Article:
Mayer said the company has also reached out to local business leaders to ask what they'd like to see this year.

"This is really important for us because we intend to be neighbors for a long time here in Baltimore, and we intend for and want Labor Day weekend to be a success for everyone," Mayer said. "We've had to get over a lot of skepticism that came with [taking over the race] as a result of the operation last year, but I think, again, it's a matter of saying what you're going to do and then following through."

Mayer declined to say how many tickets had been sold for the event as of Monday, but in another first for the race, organizers began selling sharply discounted general admission tickets Monday on the deal website Living Social, a move they said was designed to draw people to the race who would not likely have attended otherwise.

"We're trying to target the Internet-savvy group," said John Lopes, president of Andretti Sports Marketing, noting that the deal is aimed at residents of nearby states. "It's a way for us to reach 3.5 million people outside of Baltimore."

More than 600 tickets had been sold through Living Social as of Monday evening, according to the site's count. Lopes said unlike last year's organizers, his company would not be giving away tickets.

Local business leaders, including those with the Orioles, said they have noticed and appreciate the company's efforts to address problems, and said communication between them and Race On officials has been far better than with last year's race operator, Baltimore Racing Development.

That communication, in turn, has led to collaborative approaches to perceived problems, such as unpredictable restrictions on pedestrian traffic for weeks before last year's races, they said.

"They've done a better job of making downtown more easy to navigate," said Kevin Cummings, the Orioles' director of ballpark operations, who said Orioles fans park their cars throughout the downtown area and were at times left confused or frustrated with race preparations last year.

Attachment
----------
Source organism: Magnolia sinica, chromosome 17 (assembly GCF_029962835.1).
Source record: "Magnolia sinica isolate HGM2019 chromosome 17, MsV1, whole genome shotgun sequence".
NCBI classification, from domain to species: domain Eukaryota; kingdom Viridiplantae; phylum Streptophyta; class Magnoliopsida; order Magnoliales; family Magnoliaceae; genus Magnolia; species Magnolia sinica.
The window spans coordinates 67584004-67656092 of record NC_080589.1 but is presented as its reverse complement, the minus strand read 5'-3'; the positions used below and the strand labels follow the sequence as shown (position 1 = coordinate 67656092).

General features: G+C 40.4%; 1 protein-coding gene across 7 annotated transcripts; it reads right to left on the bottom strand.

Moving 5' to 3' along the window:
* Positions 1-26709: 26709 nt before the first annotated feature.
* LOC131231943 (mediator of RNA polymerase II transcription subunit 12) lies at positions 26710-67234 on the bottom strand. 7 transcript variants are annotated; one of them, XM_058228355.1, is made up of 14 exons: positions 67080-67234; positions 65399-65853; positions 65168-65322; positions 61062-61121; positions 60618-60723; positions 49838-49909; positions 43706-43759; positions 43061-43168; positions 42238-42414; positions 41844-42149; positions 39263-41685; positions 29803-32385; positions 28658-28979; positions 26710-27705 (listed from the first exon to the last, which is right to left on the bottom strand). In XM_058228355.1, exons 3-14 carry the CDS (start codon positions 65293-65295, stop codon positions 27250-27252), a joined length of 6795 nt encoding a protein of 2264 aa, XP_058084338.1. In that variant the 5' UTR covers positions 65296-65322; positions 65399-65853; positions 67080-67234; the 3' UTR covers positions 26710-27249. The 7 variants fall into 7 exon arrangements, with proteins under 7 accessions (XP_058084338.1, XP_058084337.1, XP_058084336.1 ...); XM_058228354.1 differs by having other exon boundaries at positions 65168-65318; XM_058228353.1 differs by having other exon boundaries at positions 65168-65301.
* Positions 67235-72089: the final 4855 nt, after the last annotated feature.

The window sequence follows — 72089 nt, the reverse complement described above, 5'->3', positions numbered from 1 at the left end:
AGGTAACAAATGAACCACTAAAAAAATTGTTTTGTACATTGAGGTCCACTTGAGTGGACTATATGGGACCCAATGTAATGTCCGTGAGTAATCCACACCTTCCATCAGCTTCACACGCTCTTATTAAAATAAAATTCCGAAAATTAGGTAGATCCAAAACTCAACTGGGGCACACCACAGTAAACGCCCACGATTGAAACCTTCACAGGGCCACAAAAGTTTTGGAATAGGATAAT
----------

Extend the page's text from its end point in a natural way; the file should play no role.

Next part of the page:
Race On has made it a point to keep pedestrian paths between the light rail and Camden Yards open through Thursday night, Aug. 30, Cummings said, and has provided the Orioles with detailed information as to when restrictions will occur.

The Orioles have seven home games between this Friday and the Grand Prix, and are battling for a postseason spot for the first time in years.

"The team is playing better, the games that we have currently leading up to the Grand Prix event are potentially a whole lot more meaningful than they may have been in previous years, so that makes it even more important for us to protect that experience," Cummings said.

The Ravens also have a preseason game at M&T Bank Stadium this Thursday.

Fowler said the best of all the changes is the early end to the races, which should mean that more Grand Prix attendees will stay in the city for dinner.

He said improvements to access points in and out of the race venue will also benefit local business owners. Last year, many people who might have patronized a downtown business or restaurant did not because they didn't want to go through the hassle of getting in and out of the race venue, Fowler said.

Some of the changes are based on a better understanding of the nature of the crowd at the Grand Prix, said the city's Maloney.

"It wasn't a Preakness crowd. We didn't have an abundance of alcohol consumption or things of that nature," Maloney said. "Given the family orientation of the event, and given that we didn't have any major [problem], we're going to adjust our resources accordingly."

Maloney said city emergency officials are excited about working this year's Grand Prix.

"The two things the city has to worry about is the large number of people in the downtown area and being able to manage that, and also the implications of that effect on the rest of the city," Maloney said. "Collectively in public safety, we worked so hard on this event and it turned out so well that I think from the officer to the firefighter, everybody is happy that we're doing it again."

Baltimore Sun reporter Julie Scharper contributed to this article.